The Crossroads Discernment Toolkit is a great resource for churches feeling called to engage in a season of discernment.
Whether your pastor recently left or your neighborhood has changed or a beloved program has come to an end, there are seasons in the life of every church when it’s appropriate to engage in an intentional season of focused discernment. Things have changed. So, where is God leading us now?
It’s challenging for even individual Christians to discern God’s will within the relatively narrow confines of their own lives. Attempting to discern God’s will as a community for a community is a whole ‘nother deal.
This is where the Crossroads Discernment Toolkit is really helpful.
Crossroads has options.
Crossroads contains over 20 small or large group activities to help with discernment, including:
A night of telling stories of God’s faithfulness in the past.
A script for listening to small groups reflect on the story of God’s work in a church.
A worship service of lament.
An activity to analyze changing community demographics.
A guide for naming losses, fears and hopes for the present and future.
There are so many options because every group and every reason and season of discernment is different. Wise facilitators will stitch together the right combination of five or six activities that suit their context.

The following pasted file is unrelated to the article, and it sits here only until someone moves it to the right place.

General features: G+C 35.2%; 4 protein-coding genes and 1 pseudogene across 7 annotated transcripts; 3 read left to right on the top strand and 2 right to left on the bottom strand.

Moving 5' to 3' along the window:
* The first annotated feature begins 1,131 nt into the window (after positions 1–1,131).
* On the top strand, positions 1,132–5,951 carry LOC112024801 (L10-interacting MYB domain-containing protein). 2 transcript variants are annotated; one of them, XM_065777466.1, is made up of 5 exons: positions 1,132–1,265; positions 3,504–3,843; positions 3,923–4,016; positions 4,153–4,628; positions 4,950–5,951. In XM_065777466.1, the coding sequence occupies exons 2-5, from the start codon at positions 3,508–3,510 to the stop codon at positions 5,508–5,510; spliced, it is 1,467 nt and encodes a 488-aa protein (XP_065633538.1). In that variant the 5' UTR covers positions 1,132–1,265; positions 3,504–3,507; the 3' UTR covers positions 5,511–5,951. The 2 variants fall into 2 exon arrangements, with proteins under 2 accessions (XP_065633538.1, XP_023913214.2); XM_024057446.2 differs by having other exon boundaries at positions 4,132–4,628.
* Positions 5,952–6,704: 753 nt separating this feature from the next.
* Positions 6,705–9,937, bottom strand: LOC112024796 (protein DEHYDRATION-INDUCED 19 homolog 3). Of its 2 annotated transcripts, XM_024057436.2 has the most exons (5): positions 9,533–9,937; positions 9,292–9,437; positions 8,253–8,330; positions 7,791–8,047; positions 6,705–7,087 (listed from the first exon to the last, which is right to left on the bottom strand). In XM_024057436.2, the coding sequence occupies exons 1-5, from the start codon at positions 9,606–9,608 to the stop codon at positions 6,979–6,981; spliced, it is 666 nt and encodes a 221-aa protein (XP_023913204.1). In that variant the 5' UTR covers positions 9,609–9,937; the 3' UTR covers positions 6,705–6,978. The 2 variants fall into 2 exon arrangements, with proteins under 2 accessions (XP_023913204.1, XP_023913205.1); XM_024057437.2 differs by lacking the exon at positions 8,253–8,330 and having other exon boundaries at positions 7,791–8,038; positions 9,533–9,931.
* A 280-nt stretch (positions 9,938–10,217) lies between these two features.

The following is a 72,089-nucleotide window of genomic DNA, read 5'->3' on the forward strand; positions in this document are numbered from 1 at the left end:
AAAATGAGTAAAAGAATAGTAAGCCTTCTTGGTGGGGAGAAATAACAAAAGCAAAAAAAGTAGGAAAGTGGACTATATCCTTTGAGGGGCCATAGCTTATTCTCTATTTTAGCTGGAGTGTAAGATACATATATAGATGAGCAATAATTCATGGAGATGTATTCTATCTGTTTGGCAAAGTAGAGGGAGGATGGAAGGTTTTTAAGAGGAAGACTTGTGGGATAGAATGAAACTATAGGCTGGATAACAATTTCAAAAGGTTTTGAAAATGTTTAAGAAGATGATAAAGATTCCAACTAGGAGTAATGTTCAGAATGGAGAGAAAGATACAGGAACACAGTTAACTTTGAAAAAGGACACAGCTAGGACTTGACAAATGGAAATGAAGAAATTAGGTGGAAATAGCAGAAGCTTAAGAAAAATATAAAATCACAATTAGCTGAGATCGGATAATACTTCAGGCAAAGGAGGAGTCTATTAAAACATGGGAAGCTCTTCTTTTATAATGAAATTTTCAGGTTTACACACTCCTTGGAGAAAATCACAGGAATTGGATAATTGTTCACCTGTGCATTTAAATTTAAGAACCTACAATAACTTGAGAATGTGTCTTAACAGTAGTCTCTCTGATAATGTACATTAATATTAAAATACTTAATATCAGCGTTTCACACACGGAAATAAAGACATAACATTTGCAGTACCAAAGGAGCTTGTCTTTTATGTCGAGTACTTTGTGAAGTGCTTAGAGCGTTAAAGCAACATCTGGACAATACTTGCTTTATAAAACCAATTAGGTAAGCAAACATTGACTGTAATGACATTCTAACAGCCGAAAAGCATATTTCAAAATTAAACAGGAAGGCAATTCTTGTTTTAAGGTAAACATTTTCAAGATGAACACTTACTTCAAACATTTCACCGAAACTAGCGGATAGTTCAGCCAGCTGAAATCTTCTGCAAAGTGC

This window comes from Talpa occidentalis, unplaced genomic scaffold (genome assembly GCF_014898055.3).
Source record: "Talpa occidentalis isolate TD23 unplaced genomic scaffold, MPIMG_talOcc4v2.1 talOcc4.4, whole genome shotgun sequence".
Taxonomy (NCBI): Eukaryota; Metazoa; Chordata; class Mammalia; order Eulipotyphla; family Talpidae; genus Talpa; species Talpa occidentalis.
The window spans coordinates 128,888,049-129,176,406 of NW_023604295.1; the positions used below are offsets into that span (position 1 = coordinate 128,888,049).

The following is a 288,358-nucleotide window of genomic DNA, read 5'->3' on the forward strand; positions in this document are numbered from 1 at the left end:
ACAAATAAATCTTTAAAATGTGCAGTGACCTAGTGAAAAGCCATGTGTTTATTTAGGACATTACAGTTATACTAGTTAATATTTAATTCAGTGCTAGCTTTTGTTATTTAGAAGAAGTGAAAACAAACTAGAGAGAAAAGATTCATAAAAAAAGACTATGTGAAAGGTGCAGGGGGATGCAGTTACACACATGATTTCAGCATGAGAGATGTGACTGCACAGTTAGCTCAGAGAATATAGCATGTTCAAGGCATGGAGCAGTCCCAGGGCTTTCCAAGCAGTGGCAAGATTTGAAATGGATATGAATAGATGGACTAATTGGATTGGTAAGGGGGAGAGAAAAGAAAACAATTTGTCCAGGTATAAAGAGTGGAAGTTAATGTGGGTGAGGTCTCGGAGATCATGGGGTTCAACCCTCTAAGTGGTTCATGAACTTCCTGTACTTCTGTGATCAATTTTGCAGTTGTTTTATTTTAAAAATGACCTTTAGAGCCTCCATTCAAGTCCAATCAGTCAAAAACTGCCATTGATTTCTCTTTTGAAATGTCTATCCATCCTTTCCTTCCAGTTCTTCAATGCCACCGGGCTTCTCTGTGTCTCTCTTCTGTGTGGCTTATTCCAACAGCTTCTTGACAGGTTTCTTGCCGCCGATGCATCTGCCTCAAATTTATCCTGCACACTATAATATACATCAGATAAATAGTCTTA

Crossroads has a process.
It can be tempting to think the only question we need to ask is “Where does God want us to go now?” But wise leaders realize that discerning God’s will for the future requires attention to the past and present. It also requires careful listening to many voices. The way we frame the question has a lot to do with the kind of answer we get.
For that reason, the Crossroads Discernment Toolkit follows a process. It begins by introducing activities that help establish a foundation of good listening (to each other and to God). Only once a foundation of good listening has been laid, does the toolkit move to activities for reflecting on the past. As the toolkit makes clear, “Today is never just about today.” Our God is a God of yesterday, today and tomorrow. Wise churches pay attention to the past, naming what they’ve experienced and raising it up for communal gratitude, lament and learning.
Once the past has been explored, the toolkit moves to activities designed to help churches understand their present. Who are we? What gifts, opportunities and challenges are present in our church, neighborhood and community? Naming the present helps us understand that following God’s leading requires stewarding what is so that God can move us toward what will be. Only once these foundational pieces are set in place does the group move toward asking what God intends for our future and moving toward making necessary decisions.